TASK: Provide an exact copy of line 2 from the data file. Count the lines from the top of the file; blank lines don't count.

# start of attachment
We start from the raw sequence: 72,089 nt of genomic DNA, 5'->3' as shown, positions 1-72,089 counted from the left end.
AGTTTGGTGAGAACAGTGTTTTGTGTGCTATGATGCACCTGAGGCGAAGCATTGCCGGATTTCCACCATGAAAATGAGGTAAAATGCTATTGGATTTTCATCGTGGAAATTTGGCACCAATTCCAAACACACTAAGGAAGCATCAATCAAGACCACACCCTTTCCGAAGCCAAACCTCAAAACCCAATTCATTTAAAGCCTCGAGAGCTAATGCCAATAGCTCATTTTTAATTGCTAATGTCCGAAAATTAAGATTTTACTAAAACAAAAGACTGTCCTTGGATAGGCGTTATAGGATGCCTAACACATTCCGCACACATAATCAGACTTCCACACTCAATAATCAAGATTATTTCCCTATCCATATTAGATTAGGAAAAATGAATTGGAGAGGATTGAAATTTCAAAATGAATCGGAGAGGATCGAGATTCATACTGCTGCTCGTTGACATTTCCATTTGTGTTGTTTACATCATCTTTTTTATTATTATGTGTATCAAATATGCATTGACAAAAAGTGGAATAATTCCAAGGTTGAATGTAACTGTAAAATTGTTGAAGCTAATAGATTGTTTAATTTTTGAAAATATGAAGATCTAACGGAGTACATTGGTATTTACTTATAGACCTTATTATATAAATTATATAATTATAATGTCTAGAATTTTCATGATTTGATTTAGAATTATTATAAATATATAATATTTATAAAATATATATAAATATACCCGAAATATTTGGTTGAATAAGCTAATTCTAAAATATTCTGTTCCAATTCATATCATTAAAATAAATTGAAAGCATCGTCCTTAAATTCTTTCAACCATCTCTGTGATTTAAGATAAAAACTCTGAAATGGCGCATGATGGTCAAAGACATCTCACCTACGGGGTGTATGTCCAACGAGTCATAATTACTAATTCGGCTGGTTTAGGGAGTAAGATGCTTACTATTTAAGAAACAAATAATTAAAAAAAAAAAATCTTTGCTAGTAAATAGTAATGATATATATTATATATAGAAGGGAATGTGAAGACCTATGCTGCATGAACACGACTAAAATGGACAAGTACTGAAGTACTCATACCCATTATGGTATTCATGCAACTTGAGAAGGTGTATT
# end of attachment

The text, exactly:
AGTTTGGTGAGAACAGTGTTTTGTGTGCTATGATGCACCTGAGGCGAAGCATTGCCGGATTTCCACCATGAAAATGAGGTAAAATGCTATTGGATTTTCATCGTGGAAATTTGGCACCAATTCCAAACACACTAAGGAAGCATCAATCAAGACCACACCCTTTCCGAAGCCAAACCTCAAAACCCAATTCATTTAAAGCCTCGAGAGCTAATGCCAATAGCTCATTTTTAATTGCTAATGTCCGAAAATTAAGATTTTACTAAAACAAAAGACTGTCCTTGGATAGGCGTTATAGGATGCCTAACACATTCCGCACACATAATCAGACTTCCACACTCAATAATCAAGATTATTTCCCTATCCATATTAGATTAGGAAAAATGAATTGGAGAGGATTGAAATTTCAAAATGAATCGGAGAGGATCGAGATTCATACTGCTGCTCGTTGACATTTCCATTTGTGTTGTTTACATCATCTTTTTTATTATTATGTGTATCAAATATGCATTGACAAAAAGTGGAATAATTCCAAGGTTGAATGTAACTGTAAAATTGTTGAAGCTAATAGATTGTTTAATTTTTGAAAATATGAAGATCTAACGGAGTACATTGGTATTTACTTATAGACCTTATTATATAAATTATATAATTATAATGTCTAGAATTTTCATGATTTGATTTAGAATTATTATAAATATATAATATTTATAAAATATATATAAATATACCCGAAATATTTGGTTGAATAAGCTAATTCTAAAATATTCTGTTCCAATTCATATCATTAAAATAAATTGAAAGCATCGTCCTTAAATTCTTTCAACCATCTCTGTGATTTAAGATAAAAACTCTGAAATGGCGCATGATGGTCAAAGACATCTCACCTACGGGGTGTATGTCCAACGAGTCATAATTACTAATTCGGCTGGTTTAGGGAGTAAGATGCTTACTATTTAAGAAACAAATAATTAAAAAAAAAAAATCTTTGCTAGTAAATAGTAATGATATATATTATATATAGAAGGGAATGTGAAGACCTATGCTGCATGAACACGACTAAAATGGACAAGTACTGAAGTACTCATACCCATTATGGTATTCATGCAACTTGAGAAGGTGTATT